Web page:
Oddbox and Women’s Aid
This month we look at two campaigns that tackle issues head-on, and scrutinise another that launches a new chocolate bar.
To mark UN International Day of Awareness of Food Loss and Waste, Oddbox, the subscription service delivering ‘too big’, ‘too small’, or ‘too wonky’ fruit and veg straight to consumer’s doors, applied for its ‘newly founded country’, Wasteland, to become a member state of the UN.
The campaign highlights that if Wasteland was a real country, it would be the third biggest emitter of emissions in the world, behind the USA and China. Despite this, food waste does not appear on the agenda at COP26.
Why we like it: The campaign perfectly personifies the brand’s mission to eliminate food waste by making a bold statement to raise awareness. The concept of ‘Wasteland’ illustrates the extent of the problem in a shocking but clear way, so the 55 percent of consumers that didn’t realise the emissions consequence of food waste until now, could easily get their head around the mission and get on board.
Women’s Aid, the British charity on a mission to end domestic violence, has subverted fashion advertising tropes in its latest campaign to raise awareness for coercive control in relationships. The campaign seeks to highlight the pattern of behaviour that is often tricky to identify but can be just as detrimental as physical violence. The ‘Not Model’s Own’ campaign targets 16–34-year-old women and features ads with models whose clothing has been selected by her partner. The captions read: “Skirt—by model’s partner; Hair—by model’s partner; Make-up—by model’s partner; Anxiety—by model’s partner; Isolation—by model’s partner; Insecurities—by model’s partner.”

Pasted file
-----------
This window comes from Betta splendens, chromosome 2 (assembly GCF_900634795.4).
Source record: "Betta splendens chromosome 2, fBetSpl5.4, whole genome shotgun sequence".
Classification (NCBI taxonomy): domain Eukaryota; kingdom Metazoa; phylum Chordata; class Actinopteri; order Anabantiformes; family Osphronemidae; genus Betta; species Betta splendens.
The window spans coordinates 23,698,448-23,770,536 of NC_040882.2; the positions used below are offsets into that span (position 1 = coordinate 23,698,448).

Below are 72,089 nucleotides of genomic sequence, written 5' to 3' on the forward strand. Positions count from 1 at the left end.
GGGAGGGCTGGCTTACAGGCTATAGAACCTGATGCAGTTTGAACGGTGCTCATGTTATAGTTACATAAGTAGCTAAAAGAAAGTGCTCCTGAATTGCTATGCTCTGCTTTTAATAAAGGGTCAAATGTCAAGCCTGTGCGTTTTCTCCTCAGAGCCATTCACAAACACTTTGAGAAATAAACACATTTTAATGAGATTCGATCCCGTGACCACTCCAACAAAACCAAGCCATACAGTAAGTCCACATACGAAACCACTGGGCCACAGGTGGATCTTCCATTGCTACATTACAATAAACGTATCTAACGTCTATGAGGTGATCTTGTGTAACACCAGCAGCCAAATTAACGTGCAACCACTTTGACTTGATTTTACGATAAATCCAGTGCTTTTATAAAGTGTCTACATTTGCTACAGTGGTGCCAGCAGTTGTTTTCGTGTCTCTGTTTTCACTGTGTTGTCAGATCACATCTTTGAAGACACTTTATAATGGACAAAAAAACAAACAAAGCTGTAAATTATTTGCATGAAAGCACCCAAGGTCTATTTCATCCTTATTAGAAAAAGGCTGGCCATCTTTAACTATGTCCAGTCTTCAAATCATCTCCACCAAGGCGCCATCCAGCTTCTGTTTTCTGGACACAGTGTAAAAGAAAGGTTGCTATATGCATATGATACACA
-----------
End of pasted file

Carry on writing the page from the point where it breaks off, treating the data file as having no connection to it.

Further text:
The ads also include direct lines to help and guidance for those who recognise similar patterns within their own relationships.
Why we like it: The campaign takes a familiar concept, fashion adverts, and tactically alters them to raise awareness of behaviour that may seem familiar but is often hard to recognise as abusive. The message is understated, but powerful.
Cadbury recently announced that it is launching its first line of vegan chocolate bars which use almond paste in place of dairy milk. To announce the product, the company released an apology letter addressed to ‘plant-based Britain’ with the messaging ‘Sorry it’s taken so long’, confusing many as one of its bars is already considered vegan!
What to learn: Whilst its great news for the plant-based community that they will soon be able to enjoy Cadbury chocolate once again, it’s worth highlighting that the company’s traditional Bourneville dark chocolate bar was often considered vegan, as milk was not listed as an ingredient, until recently. The company updated the ingredients list in 2021 to include milk, which begs the question for many vegans whether this was done purposefully ahead of the launch of the new plant-based chocolate bar.